As part of the Gene Ireland Beef Programme, the Irish Cattle Breeding Federation (ICBF) recently made the decision to move away from the testing of pedigree animals to instead focus on commercials.

The testing programme now involves exposing bulls, heifers and steers to uniform housing and feeding conditions, with the idea of further establishing the genetic potential of particular commercially-available AI sires.

AgriLand recently caught up with Ciaran Costello, ICBF beef breeding analyst, to find out what traits are examined at the test centre in Tully, Co. Kildare, and to hear how animals have performed at slaughter.

As it stands, Ciaran explained, there are over 200 cattle being progeny tested in Tully and these animals are subject to a number of different measures, including: growth potential through weight gain; visual muscle and skeletal measures; docility; functionality; ultrasound fat and muscle scanning; and finally feed intake.

This information is combined at the end of the test with previous performance-tested animals, but also with commercially-recorded data, to feed into the €uro-star index for a particular bull.

On this, Ciaran said: “The information we measure is combined with commercially-recorded data, including: calving and gestation information; weaning weight and calf value from the livestock marts; linear type classification from pedigree beef herds; carcass weight, weight and fat from the factories; as well as pedigree ancestry information, to add to an individual bull’s proof.

“Progeny testing allows for increased accuracy in genetic evaluations and our aim is to collect information on commercial progeny from AI sires.”

What’s measured:
  • Average daily gain (kg/day);
  • Feed conversion efficiency;
  • Cattle are linear scored for functionality;
  • Scanned for muscle and fat depth and intramuscular fat;
  • Health and disease traits;
  • Recording of lameness, genetic defects, pneumonia and other illnesses;
  • All cattle are genotyped to verify the sire and dam;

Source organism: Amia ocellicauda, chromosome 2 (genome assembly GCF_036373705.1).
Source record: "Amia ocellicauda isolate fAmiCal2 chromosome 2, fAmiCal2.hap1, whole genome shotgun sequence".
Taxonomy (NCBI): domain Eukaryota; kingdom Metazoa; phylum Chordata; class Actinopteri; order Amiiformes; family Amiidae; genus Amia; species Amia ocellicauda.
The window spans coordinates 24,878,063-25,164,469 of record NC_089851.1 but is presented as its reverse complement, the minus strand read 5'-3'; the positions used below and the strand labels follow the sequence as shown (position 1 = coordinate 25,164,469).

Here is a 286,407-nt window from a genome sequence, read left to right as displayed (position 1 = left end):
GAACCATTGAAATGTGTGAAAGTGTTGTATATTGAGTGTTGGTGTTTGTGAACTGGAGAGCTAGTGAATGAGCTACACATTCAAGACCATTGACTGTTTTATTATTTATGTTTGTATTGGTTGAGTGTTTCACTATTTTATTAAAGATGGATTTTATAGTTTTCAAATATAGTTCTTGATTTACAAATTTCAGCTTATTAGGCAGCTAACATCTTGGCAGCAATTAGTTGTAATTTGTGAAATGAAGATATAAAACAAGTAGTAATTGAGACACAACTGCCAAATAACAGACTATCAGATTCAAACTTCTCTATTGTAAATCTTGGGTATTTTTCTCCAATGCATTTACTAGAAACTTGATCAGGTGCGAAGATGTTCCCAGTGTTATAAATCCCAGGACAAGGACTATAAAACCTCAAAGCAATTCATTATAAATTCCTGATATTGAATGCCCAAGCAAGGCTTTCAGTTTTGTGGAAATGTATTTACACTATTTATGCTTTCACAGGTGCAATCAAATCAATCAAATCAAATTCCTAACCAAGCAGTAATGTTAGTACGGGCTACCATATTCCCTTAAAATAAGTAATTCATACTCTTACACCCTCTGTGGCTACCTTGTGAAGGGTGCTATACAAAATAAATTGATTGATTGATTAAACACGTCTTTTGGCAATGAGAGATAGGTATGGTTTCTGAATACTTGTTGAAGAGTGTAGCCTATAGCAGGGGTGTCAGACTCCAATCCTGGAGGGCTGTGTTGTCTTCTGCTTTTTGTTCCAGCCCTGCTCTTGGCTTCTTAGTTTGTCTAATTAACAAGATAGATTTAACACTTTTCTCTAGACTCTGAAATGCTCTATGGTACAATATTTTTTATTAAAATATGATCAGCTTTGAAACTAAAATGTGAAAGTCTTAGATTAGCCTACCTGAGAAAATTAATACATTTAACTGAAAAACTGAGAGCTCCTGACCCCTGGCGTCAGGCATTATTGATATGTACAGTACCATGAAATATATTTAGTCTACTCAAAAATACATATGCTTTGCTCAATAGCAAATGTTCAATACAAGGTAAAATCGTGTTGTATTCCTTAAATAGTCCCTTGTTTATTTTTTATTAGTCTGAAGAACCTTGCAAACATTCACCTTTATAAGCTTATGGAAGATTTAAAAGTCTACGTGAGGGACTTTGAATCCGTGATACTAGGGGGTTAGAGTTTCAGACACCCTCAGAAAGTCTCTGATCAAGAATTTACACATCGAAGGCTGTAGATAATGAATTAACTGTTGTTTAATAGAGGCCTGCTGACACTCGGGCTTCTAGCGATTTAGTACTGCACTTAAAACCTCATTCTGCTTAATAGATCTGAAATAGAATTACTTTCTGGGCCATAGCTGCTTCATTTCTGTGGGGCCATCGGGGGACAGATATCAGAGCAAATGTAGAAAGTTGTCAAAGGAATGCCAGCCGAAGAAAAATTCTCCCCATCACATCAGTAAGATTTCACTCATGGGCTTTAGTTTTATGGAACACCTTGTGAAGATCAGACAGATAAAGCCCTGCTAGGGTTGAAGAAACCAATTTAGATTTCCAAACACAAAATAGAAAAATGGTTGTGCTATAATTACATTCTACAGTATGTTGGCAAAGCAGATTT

• Methane data on animals in Tully;
  • All cattle slaughtered are used for studies by Meat Technology Ireland in order to develop a meat quality index;
  • Carcass and meat eating quality;
  • Carcass grades, primal yields, colour, pH, composition and sensory analysis.

Arriving at Tully

Touching on the animals currently stabled at Tully, Ciaran said there are 21 suckler-bred heifers, 81 suckler-bred steers, 57 suckler-bred bulls and 50 dairy-beef heifers.

The cattle in the facility are sourced from farmers and, after arriving in Kildare, they all undergo a 30-day acclimatisation period.

During this period, the animals adjust to their new environment and it allows us to carry out the health programme.

“The health programme consists of vaccinating for IBR, BVD, RSV, PI3, blackleg and other clostridial diseases and treating cattle for internal and external parasites,” he explained.

When it comes to housing, all cattle are penned in groups of five and they are bedded with a mixture of peat and sawdust. A Calan gate feeding system is used for the under-16-month bulls and an Insentec feeding system is used for the steers and heifers.

However, before the animals arrive at Tully, they have to be sourced. On this, Ciaran said: “We use the ICBF database to identify cattle and we select progeny from Gene Ireland AI sires.

“The selection process includes age and gender specifications. Following this, an ICBF weighing technician will visit the farm and weigh the animals that will be purchased.”

Under-16-month bulls

One of the production systems operated at Tully is under-16-month bull beef. As it stands, 57 of these animals – sired by 20 different bulls – are located on the Kildare-based unit.

A 90-day finishing period is targeted; once accustomed to the diet and the surrounds, the bulls are moved up to an ad-lib concentrate diet, with hay as the roughage source.

Touching on the performance on the most-recent batch of bulls sent for slaughter, Ciaran said: “We recently slaughtered 49 bulls at Slaney Foods.